Trem units?

DrNickD

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I'm stuck on picking a trem system for my second build. The one thing I'm pretty sure of is that I don't want a Bigsby, they just don't feel right to me. I like the feel of my Mustang's unit, but it's way too big. What are folks thoughts on Strat style trems versus jag/offsets? Other options that I'm missing? As far as cost--I'd like to go under $100.
 

Freeman Keller

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I have done three Jag/Mustang type guitars with Kahler's. That is the best engineered, easiest trem made. You are not going to get one for a hundred bucks however...

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I'll add that all three of those guitars got a locking nut to go with the trem as per the manufacturer's recommendations.
 
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BorderRadio

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The Mustang's Dynamic Vibrato can dive fast and low, when set properly. If set up extreme with light strings, you can even go slack. The weak spot is the fulcrum point, where the two posts meet the mounting plate. I like the Performer Mustang unit, which uses a dedicated hardened steel pivot point, mounted under the plate. Getting a Performer unit is not easy though. I avoid all Mustang units now, or hard tail them, because of the fulcrum point weakness. YMMV. Strat type units are similar in response to the Mustang's.

If you don't like the Bigsby 'feel' then you should know the JM/Jag Floating Tremolo has a similar feel and maybe even a slower response. Good for subtle waiver but generally doesn't have a lot of detune depth. The Floating Trem has the benefit over the Bigsby as you can pull up all you want and not lose your s**t. Contrary to popular belief, a Bigsby, depending on geometry, can be set to dive 2 whole tones and come back to pitch. Mind you the strings detune all over the place, some less than others.

Ah, the Les Trem II. Nice unit but the spring is completely in the way of my picking hand. On a custom install one can mount it further back but the feel is also a bit Bigsby like. I'd say it's a slower response than both the Dynamic Vibrato and Strat system.
 

bendercaster

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A well set up Jazzmaster Trem (with the lock) is among the finest there is, IMO. The one I had never went out of tune and the lock made it easy to set up and change strings. But, like a Bigsby, some people don't like that extra string length behind the bridge and some find the break angle to be too shallow.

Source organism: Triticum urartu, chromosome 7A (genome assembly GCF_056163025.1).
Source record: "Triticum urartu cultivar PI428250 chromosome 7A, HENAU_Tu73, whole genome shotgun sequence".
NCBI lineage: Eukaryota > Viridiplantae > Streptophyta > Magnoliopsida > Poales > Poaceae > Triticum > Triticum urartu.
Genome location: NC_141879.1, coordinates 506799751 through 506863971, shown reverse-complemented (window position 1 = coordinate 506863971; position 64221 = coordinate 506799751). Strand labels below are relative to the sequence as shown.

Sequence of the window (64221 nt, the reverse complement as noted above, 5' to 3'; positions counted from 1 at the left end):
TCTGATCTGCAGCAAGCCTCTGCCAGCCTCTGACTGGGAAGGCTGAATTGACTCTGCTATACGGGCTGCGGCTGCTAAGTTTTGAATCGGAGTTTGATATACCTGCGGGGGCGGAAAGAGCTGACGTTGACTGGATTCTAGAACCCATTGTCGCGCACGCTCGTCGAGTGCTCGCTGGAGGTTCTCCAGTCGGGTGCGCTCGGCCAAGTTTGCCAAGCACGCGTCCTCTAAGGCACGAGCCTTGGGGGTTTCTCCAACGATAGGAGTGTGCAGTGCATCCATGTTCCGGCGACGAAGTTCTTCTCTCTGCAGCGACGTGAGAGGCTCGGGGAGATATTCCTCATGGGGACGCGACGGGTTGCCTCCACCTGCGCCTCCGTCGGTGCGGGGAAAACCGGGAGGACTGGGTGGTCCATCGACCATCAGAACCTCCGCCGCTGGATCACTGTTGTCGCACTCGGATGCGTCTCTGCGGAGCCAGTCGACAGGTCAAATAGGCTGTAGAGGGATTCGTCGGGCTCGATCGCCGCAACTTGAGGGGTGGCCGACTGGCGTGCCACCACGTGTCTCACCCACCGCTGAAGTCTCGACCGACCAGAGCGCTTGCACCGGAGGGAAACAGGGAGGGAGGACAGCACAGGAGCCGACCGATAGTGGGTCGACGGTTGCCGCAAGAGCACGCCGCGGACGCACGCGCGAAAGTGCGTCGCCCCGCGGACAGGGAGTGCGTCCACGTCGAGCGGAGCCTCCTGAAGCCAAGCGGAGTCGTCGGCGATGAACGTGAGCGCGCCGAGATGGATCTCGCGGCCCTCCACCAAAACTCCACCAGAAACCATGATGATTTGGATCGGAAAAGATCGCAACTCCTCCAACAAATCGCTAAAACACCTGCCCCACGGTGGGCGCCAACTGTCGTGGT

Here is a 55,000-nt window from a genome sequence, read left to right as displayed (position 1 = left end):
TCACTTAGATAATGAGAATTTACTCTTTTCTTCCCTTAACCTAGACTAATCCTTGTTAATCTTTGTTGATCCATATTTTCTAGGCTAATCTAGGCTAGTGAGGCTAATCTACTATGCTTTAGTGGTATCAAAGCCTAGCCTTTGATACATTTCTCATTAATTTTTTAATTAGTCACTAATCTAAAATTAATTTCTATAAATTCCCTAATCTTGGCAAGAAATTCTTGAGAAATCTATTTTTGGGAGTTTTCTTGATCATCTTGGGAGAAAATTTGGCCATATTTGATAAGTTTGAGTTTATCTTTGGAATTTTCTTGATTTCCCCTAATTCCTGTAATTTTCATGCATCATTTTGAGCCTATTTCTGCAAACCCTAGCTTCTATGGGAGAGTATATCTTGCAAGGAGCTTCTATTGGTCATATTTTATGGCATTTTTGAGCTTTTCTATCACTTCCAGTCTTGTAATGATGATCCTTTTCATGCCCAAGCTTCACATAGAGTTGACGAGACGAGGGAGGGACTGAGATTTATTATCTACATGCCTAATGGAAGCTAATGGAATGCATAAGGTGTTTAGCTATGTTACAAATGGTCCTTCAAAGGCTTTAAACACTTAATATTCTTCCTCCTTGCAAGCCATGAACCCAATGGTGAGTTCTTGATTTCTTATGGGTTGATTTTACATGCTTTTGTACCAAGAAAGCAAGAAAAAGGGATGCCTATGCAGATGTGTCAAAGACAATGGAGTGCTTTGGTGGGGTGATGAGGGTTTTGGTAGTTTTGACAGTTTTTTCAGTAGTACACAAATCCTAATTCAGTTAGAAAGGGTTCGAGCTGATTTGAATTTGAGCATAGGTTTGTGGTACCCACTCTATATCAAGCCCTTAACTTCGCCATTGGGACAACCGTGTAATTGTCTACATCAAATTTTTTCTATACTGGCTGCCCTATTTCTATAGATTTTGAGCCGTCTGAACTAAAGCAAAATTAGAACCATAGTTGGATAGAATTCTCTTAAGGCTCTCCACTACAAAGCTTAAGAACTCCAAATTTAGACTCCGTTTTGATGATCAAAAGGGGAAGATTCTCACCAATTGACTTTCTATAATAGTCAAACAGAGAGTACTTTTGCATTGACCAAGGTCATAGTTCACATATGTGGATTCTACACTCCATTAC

A Strat Trem has never been my favorite, but I have to admit, after replacing the old one on my old retired Strat (the knife edge was worn out), lubing the two point/knife edge contact points, replacing the nut with a Tusq XL, and setting it to float, it stays in tune better than ever.
 

Ronkirn

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the Super V Bladerunner is simply the smoothest unit available.. the reason there's no pivots to be less than smooth... and I use them on my personal guitars....
 

Fretting out

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DrNickD

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Lots of good suggestions--thanks all! I may have to bump up my budget a bit.
 

ctmullins

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First, these are vibrato units, not tremolo units.

This is the StewMac Jazz/Jag vibrato, which is inexpensive but includes the lock button. Works well. Not a lot of detune, but good for subtle shimmer stuff. Does need a taller bridge, which in turn benefits from a bit of neck angle.

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rickthescot

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I'm sure you will hear opposing views but I have 2 guitars with Trem King systems and I love them. No they don't have a huge range but I'm not EVH either. They do stay in tune very well when set up properly.
 

jamieorc

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the Super V Bladerunner is simply the smoothest unit available.. the reason there's no pivots to be less than smooth... and I use them on my personal guitars....

I put one of these on a Strat and it's wonderful. My only complaint is that I would like the arm to have a more vintage, upward bend. It's pretty straight. I wrote the company a couple times asking if they could do one for me like that, but they didn't reply to either inquiry. On the other hand, when a screw was missing from the claw kit, they just sent me a whole new claw kit without question.
 




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